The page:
Human Rights Committee: Government needs to give extra time for consideration of rights to free speech and freedom of association.
Fifth Report - Legislative Scrutiny: Transparency of Lobbying, Non-party Campaigning and Trade Union Administration Bill
The Joint Committee on Human Rights (JCHR) today publishes its Report on the Transparency of Lobbying, Non-party Campaigning and Trade Union Administration Bill. While it accepts that there may be a pressing need to reform non-party campaigning, it calls on the Government to pause the passage of the Bill to allow for further scrutiny and for further consultation with the Electoral Commission, the Commission on Civil Society and Democratic Engagement and relevant stakeholders. There should in particular be more careful consideration of the potential impact on campaigners’ rights to free speech and freedom of association.
The Committee welcomes the Government improvements made to Part 2 during its passage though the Commons but remains concerned about the following issues in this Part of the Bill:
the lack of clarity about the practical effects of the provision in this Part of the Bill which has led to widespread concern that third parties may be dissuaded from participating in campaigns with a potential “chilling effect” on free speech;
- the increased list of regulated activities, combined with the reduction in maximum spending and lowered registration thresholds, which has created concerns that legitimate campaigning activities could be inhibited;
- the failure of the Government to explain satisfactorily the rationale for the new maximum spending limits and registration threshold in light of the increased number of regulated activities; and
- the need for greater consideration as to whether these reforms are proportionate.
Dr Hywel Francis MP, the Chair of the Committee, said:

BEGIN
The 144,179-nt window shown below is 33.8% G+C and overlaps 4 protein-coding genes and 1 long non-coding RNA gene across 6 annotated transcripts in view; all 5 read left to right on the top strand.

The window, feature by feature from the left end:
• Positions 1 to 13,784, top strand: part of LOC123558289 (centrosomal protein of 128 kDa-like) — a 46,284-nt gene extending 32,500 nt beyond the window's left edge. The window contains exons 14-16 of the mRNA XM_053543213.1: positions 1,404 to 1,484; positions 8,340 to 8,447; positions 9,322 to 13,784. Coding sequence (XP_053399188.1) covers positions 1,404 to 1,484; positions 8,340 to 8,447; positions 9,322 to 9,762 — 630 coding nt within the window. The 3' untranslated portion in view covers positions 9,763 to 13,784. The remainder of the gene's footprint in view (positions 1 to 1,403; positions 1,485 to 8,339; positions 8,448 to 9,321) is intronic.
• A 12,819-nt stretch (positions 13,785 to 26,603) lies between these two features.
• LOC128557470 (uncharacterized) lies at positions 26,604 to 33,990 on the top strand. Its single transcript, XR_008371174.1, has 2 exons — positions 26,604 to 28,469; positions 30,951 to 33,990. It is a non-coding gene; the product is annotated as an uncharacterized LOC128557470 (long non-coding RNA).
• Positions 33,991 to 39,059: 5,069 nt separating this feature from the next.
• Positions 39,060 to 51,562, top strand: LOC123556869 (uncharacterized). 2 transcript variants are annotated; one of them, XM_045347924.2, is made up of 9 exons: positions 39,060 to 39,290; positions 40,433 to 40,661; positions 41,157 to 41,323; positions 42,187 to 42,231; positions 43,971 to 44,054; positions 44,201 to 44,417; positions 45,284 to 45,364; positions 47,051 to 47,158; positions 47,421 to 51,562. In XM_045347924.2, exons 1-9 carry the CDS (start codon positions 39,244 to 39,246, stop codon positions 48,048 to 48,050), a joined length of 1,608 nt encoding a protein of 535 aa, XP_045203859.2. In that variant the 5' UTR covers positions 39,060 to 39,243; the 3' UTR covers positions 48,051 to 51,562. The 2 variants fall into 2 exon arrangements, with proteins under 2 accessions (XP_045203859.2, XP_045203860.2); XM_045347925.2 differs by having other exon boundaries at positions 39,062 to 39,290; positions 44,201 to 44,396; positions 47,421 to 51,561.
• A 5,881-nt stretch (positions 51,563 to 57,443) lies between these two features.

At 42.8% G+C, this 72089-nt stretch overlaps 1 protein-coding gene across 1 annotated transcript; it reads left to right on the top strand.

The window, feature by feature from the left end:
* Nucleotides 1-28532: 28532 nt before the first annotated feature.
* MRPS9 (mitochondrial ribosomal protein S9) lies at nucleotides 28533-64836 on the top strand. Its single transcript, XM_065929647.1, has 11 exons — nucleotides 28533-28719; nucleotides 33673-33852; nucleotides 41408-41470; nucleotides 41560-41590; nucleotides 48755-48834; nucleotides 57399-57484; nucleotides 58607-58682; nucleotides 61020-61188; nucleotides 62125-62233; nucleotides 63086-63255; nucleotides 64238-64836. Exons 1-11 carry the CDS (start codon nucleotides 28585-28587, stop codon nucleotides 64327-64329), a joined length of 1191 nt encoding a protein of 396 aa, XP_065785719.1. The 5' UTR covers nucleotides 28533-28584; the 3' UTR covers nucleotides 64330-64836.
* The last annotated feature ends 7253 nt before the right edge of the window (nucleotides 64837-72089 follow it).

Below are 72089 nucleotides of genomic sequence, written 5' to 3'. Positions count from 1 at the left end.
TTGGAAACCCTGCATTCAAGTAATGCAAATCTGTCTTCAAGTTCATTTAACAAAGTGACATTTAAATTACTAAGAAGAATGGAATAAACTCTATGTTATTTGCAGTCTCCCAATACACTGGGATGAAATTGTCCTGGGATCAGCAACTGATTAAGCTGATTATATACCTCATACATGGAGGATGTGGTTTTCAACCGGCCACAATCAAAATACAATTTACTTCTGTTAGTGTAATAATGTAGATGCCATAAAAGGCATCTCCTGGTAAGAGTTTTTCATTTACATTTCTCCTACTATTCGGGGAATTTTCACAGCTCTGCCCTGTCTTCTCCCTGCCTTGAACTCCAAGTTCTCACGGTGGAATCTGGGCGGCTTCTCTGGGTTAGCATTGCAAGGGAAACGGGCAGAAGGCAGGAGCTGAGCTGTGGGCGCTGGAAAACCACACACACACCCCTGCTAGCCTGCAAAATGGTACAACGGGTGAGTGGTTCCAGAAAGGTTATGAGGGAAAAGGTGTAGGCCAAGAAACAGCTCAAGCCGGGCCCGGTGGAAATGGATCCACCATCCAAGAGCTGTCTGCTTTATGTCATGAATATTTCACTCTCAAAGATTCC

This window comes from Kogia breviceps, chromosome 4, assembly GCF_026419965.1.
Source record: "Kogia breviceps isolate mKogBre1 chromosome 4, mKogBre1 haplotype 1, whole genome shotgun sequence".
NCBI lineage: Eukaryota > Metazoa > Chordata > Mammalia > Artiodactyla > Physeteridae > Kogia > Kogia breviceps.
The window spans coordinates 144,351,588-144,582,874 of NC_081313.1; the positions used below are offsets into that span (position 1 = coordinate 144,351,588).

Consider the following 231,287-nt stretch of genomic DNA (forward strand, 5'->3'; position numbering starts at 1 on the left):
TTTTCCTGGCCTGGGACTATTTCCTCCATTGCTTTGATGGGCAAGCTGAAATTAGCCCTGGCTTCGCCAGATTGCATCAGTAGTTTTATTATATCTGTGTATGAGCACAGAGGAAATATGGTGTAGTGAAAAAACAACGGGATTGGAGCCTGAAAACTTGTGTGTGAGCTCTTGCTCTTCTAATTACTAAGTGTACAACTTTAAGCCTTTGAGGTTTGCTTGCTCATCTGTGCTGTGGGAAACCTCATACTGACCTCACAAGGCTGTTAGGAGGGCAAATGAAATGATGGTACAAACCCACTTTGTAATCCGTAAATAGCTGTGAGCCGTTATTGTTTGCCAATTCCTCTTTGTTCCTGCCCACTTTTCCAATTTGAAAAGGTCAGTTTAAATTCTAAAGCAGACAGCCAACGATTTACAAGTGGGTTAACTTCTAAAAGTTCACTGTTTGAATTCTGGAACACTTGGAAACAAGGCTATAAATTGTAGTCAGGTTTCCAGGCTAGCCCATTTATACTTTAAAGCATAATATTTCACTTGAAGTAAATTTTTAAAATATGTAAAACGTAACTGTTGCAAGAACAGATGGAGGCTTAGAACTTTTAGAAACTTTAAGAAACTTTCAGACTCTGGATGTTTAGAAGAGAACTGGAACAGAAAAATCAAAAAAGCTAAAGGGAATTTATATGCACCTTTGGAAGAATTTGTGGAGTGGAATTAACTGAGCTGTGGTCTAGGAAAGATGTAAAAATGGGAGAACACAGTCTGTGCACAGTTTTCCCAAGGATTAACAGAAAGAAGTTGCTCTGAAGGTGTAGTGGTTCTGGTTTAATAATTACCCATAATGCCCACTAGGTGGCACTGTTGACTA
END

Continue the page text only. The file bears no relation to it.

“My Committee accepts that measures to protect the electoral process are, in principle, a clear legitimate aim. We welcome the amendments brought forward by the Government at Commons Report stage, insofar as they improve the clarity of the Bill. However, we remain concerned about a number of issues raised by this Bill.
My Committee also finds it unacceptable that it has not been able to report on a Bill that raises significant human rights issues before it has left the first House, on account of the unnecessary speed at which the Bill is being taken. This amounts to an abuse of the Parliamentary legislative and scrutiny process – and this is not the first time that this has happened during this Parliament.
We call on the Government to ‘pause’ this Bill to allow for further scrutiny and consultation, particularly with the Electoral Commission, the Commission on Civil Society and Democratic Engagement and other stakeholders. If this does not happen, we recommend that the Bill should be amended to remove both the lower thresholds for registration and reduced spending limits, and leave them at their current level pending further detailed work on whether the current limits are appropriate”.